Talk Like A Samurai Katajikenai for reading this.

    It seems as though bushido, i.e. "the way of the warrior," is getting pretty popular amongst several (mostly otaku) groups in Japan. Not only are people speaking like Samurai – using Samurai grammar, vocabulary, etc., but people are starting to "act like them" as well.

    Here's a quote from Japan's Weekly Playboy (2/18):

    "Samurai are supposed to be strong, quiet types, right? So they sit there with their arms folded, saying nothing. After about an hour, they'll come over and pay, handing out their cash without showing their wallets. A modern wallet wouldn't match their image. The otaku girls in (the Tokyo shopping district of) Akihabara really like these guys."

    Supposedly, a lot of Japanese are trying to return to their roots; trying to regain that "Japanese uniqueness." Samurai movies, video games, and comics are currently very popular. More people are wearing kimonos out in public. Even a new magazine devoted solely to the concept of bushido came out at the beginning of this year. Although I'm not sure if this fad is to last, or make any impression on normal Japanese language, I thought that it would be fun to learn a little bit of Samurai lingo just in case. So, if you want to impress your Japanese friends (or give them something to laugh about), click on, friend, click on.

    です ー> でござる

    Definition: It is – are

    Everyone knows "desu," right? No matter what you're saying, if you switch desu to degozaru, you're already half way there. Degozaru is one of the main differences between normal Japanese and feudal, Samurai Japanese. You can also replace degozaimasu, da, and any other version of desu with degozaru. Give it a try!

    おはようございます ー> おはようでござる

    Definition: Good Morning!

    Good morning! As you can see, the first part is the same (ohayou). The only part that is different is the degozaimasu which changes to degozaru. Easy!

    こんにちは/こんばんは ー> ご機嫌いかがでござるか?

    Definition: Good Afternoon – Good Morning

    So basically, if you want to greet someone, you use gokigen ikaga degozaruka. It's sort of asking "are you in a pleasant mood?" 麗しゅう

    元気ですか? ー> 達者でござるか?

    Definition: How are you?

    "Tasshya degozaru ka" means the same thing as "genki desu ka," it's just a different set of words. As you can probably guess, tasshya means "in good health" and degozaruka is the "are you" bit of things.

    Verb 〜ます ー> Verb 〜まんねん

    Definition: n/a, these are just masu verbs

    When you're using verbage like a samurai, you gotta change the masu to a mannnen. I don't think this means anything in particular (besides ~masu); it's just one of those changes you make to make your speech generally more "samurai-ish."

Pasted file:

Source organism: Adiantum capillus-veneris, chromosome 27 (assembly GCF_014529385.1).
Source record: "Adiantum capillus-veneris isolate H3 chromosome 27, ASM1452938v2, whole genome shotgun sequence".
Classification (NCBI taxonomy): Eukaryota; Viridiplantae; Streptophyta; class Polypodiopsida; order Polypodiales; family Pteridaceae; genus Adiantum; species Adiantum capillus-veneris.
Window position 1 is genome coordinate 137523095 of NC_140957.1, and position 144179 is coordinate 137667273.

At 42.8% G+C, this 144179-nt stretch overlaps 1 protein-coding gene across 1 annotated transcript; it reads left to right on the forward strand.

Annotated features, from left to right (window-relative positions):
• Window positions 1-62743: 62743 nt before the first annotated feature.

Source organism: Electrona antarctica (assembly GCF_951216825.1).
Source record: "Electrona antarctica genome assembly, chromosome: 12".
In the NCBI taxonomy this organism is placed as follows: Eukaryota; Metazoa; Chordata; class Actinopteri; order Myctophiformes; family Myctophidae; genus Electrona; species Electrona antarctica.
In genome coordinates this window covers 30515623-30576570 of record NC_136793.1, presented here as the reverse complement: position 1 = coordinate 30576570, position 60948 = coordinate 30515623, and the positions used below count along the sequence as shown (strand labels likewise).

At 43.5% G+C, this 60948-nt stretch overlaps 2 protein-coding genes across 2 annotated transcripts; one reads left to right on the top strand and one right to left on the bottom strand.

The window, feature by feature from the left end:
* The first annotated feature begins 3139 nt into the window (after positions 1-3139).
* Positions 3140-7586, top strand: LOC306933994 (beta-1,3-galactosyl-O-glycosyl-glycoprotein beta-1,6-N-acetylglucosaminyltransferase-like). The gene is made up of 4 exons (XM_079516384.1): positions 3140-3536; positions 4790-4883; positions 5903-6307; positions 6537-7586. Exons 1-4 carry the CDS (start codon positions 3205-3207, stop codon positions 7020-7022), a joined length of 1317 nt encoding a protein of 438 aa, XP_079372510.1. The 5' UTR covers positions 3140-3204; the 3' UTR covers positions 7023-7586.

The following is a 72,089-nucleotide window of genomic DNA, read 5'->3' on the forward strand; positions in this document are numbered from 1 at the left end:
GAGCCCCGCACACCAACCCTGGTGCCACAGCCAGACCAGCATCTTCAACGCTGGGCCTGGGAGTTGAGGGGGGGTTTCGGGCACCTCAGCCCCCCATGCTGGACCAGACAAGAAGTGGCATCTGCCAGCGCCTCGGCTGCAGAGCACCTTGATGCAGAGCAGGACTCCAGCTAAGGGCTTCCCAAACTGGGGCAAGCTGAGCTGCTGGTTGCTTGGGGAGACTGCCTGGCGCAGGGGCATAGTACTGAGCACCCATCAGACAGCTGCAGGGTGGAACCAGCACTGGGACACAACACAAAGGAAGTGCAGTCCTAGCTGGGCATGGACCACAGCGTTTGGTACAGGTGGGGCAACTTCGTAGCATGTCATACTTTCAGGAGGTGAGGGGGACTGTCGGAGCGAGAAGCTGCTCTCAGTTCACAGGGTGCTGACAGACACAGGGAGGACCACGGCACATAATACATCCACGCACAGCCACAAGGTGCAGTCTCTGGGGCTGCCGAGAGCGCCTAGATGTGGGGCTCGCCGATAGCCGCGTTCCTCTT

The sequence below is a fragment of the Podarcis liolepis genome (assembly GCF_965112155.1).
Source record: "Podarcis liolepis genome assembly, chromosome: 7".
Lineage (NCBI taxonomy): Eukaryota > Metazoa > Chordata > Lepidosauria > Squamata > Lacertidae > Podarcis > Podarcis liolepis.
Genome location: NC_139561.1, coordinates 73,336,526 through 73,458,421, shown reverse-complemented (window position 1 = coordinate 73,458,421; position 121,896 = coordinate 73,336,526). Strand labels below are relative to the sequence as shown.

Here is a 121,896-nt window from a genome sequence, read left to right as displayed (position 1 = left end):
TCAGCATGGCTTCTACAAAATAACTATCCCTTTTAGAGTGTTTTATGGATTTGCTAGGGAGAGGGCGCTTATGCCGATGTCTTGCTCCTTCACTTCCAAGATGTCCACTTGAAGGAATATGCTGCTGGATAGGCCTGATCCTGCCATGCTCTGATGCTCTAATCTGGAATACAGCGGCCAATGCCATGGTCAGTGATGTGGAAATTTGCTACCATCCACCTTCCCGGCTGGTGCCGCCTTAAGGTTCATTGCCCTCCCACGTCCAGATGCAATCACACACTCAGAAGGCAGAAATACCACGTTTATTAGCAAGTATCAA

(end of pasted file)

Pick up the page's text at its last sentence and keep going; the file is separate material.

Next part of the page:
大丈夫? ー> 心配御無用?

    Definition: Are you Okay / I am okay

    When asking someone if they are okay (i.e. after you've battled them to the death), you would say "shinpai gomuyou?" Shinpai means "worry" or "concern," go is just the particle on muyou that makes it more formal, and muyou means "needlessness" or "unnecessariness." Basically you are asking them if their "worry is needless." That sounds just like "are you okay?"

    私/ぼく ー> 拙者

    Definition: I – Myself

    Before you go out and talk to people, you should know how to refer to yourself (how else will you say "I am the world's greatest swordsman?"). In these situations use sesshya.

    あなた ー> 其方

    Definition: You

    Gotta tell people what to do if you are an awesome samurai. "You, do this." "You, fix my sandal." The list goes on and on. Use "sochi" in place of "anata."

    ありがとうございます ー> かたじけない

    Definition: Thank you

    Katajikenai is the samurai version of "thank you." When translated directly, it comes out to "I am grateful," or something similar. "I'm thankful I didn't run into a ninja today." Katajikenai indeed.

    馬鹿 ー> うつけ

    Definition: Idiot, Fool

    If I was a samurai, I'd probably use this one a lot. "That fool Miyamoto Musashi. He thought he could beat me in Starcraft." I like the way utsuke just rolls of the tongue. It's a nicer sounding word than baka, I think.

    So there you have it. Now you can speak like a samurai, if you ever wanted to. I'm not sure why you would, but it certainly has a different feel to it. Really rolls off the tongue, if you ask me. Before you go out and begin speaking like this, make sure you know that basically it's the English equivalent of Shakespearean speech, and may sound kind of silly in large doses.

    Anyways, I hope you all have fun with it, at the very least!